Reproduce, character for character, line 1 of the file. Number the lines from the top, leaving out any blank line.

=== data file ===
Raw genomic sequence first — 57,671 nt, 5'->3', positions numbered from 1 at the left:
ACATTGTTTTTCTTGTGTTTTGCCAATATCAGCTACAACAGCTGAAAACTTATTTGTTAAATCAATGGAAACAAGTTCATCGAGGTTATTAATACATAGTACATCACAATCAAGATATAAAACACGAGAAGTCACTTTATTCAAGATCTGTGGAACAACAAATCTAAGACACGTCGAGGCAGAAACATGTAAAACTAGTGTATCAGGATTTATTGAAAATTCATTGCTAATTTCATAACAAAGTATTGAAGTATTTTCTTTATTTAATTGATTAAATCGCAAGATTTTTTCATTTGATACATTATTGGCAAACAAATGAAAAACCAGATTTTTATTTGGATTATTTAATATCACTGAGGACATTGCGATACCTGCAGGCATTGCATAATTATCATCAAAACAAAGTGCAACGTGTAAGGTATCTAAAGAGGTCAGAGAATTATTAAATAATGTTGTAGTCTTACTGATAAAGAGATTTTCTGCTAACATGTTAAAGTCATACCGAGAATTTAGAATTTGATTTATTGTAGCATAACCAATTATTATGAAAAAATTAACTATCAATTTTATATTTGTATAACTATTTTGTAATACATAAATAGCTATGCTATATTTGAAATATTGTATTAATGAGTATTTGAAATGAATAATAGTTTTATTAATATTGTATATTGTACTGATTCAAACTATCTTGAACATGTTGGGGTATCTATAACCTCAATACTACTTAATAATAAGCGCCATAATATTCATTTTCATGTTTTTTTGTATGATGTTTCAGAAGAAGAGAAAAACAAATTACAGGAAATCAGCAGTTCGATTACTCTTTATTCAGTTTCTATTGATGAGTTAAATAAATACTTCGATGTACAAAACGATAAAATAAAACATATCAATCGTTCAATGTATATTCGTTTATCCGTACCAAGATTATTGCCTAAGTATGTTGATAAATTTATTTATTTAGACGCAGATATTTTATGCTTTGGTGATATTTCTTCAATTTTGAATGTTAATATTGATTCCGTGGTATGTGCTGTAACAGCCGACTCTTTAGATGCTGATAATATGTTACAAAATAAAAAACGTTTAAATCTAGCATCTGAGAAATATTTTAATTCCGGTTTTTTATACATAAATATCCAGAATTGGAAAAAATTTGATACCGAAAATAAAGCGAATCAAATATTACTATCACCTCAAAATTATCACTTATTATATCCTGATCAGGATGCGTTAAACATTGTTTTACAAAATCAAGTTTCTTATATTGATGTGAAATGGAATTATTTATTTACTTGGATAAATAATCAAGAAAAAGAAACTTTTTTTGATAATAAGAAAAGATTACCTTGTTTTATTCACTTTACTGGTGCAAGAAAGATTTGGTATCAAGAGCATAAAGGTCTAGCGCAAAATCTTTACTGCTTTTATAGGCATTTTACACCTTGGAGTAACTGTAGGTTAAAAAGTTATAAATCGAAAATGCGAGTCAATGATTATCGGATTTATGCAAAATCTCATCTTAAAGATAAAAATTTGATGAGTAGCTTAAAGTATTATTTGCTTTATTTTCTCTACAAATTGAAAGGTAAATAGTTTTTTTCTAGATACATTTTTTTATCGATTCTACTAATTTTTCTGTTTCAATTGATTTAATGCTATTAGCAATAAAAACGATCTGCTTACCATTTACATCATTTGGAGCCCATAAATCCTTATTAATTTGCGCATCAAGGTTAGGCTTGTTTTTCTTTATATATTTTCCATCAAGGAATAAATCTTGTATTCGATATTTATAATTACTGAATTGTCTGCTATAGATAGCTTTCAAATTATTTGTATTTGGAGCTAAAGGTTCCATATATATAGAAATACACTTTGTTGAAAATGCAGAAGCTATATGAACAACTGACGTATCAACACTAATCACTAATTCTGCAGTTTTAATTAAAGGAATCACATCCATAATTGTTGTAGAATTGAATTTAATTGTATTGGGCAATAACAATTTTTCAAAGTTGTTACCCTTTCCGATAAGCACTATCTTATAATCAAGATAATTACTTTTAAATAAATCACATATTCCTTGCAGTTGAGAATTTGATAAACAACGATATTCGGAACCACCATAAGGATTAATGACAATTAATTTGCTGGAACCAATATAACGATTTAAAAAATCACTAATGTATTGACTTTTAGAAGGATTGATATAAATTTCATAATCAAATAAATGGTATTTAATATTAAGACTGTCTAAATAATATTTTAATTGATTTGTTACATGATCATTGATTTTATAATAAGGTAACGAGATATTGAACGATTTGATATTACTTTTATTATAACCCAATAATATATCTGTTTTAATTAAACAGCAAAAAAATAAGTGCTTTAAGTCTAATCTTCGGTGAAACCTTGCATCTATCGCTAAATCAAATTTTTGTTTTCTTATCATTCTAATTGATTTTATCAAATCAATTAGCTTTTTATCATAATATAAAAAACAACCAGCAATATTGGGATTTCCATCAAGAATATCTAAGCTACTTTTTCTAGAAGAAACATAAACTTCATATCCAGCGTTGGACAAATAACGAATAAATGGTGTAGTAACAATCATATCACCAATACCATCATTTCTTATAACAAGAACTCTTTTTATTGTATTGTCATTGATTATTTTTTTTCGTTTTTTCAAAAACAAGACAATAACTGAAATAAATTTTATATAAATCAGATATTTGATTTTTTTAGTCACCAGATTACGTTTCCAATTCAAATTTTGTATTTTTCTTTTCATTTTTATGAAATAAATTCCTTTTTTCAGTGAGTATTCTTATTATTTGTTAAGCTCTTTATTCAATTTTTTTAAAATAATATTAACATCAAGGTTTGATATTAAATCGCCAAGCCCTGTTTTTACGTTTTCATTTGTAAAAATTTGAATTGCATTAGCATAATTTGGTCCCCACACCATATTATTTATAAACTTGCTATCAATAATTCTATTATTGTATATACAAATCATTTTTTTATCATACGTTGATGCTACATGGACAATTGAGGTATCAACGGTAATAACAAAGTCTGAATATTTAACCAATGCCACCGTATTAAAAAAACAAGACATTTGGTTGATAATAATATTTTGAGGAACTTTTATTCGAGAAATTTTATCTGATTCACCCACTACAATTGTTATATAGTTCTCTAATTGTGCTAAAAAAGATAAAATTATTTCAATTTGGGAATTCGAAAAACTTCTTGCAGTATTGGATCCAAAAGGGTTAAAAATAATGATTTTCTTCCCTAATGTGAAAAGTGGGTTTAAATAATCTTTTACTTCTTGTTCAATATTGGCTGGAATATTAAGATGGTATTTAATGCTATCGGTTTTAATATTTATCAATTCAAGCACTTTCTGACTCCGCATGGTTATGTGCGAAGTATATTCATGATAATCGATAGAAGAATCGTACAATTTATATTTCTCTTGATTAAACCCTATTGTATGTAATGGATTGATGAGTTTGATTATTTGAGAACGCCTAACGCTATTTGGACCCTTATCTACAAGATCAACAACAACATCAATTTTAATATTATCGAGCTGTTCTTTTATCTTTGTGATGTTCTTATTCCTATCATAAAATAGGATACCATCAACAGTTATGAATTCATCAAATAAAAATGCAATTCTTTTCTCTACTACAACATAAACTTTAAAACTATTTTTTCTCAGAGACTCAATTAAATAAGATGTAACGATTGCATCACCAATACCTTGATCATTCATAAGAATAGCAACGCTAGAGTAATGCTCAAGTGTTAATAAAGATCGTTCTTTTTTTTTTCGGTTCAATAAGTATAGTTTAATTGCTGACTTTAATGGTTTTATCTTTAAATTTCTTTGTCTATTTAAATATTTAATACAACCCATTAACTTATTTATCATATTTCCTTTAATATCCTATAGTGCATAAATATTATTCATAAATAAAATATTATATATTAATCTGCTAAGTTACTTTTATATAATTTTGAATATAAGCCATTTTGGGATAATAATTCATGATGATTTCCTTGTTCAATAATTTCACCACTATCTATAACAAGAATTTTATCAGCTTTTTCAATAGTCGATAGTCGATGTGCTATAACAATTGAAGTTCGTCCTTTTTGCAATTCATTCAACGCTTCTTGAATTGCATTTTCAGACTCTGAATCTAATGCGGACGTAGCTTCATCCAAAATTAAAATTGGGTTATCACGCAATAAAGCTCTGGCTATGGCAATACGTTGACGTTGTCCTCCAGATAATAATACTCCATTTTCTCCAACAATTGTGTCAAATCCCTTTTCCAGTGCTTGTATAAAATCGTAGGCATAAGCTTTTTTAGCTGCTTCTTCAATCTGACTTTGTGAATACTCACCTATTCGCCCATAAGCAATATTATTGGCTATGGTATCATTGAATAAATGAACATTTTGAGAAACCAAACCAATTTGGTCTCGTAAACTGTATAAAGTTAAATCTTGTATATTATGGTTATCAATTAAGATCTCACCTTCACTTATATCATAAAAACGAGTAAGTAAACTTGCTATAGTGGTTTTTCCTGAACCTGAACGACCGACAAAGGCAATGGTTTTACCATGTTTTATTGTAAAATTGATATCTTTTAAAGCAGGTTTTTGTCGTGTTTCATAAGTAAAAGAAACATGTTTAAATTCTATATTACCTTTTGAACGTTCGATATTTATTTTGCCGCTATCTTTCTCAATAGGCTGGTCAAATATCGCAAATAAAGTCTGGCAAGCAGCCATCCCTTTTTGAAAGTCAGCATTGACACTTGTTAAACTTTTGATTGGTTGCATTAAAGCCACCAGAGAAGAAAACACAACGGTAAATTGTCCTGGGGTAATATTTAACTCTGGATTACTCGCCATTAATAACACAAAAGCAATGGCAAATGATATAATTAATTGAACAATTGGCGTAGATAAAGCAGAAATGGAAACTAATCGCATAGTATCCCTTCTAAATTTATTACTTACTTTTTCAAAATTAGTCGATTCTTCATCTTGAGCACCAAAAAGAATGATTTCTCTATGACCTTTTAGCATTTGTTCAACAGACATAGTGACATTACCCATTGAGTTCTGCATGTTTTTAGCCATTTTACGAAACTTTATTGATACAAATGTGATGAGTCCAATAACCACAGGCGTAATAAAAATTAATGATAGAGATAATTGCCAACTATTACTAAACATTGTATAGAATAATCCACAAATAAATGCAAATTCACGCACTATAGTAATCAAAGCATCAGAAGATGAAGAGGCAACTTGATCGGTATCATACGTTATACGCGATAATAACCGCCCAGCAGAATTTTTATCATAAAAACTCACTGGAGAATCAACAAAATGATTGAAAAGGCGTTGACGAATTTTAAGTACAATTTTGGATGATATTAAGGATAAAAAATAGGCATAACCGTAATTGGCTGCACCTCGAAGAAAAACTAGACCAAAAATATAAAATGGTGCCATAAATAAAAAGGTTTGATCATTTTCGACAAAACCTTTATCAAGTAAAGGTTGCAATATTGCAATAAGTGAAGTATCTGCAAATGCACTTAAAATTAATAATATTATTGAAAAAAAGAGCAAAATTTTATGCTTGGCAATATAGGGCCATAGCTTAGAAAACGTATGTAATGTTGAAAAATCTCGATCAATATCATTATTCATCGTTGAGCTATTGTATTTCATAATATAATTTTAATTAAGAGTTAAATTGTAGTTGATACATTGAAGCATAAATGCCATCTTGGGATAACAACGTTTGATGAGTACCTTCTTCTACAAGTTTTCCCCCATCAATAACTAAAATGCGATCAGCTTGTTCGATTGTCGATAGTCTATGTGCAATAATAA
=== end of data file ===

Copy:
Raw genomic sequence first — 57,671 nt, 5'->3', positions numbered from 1 at the left: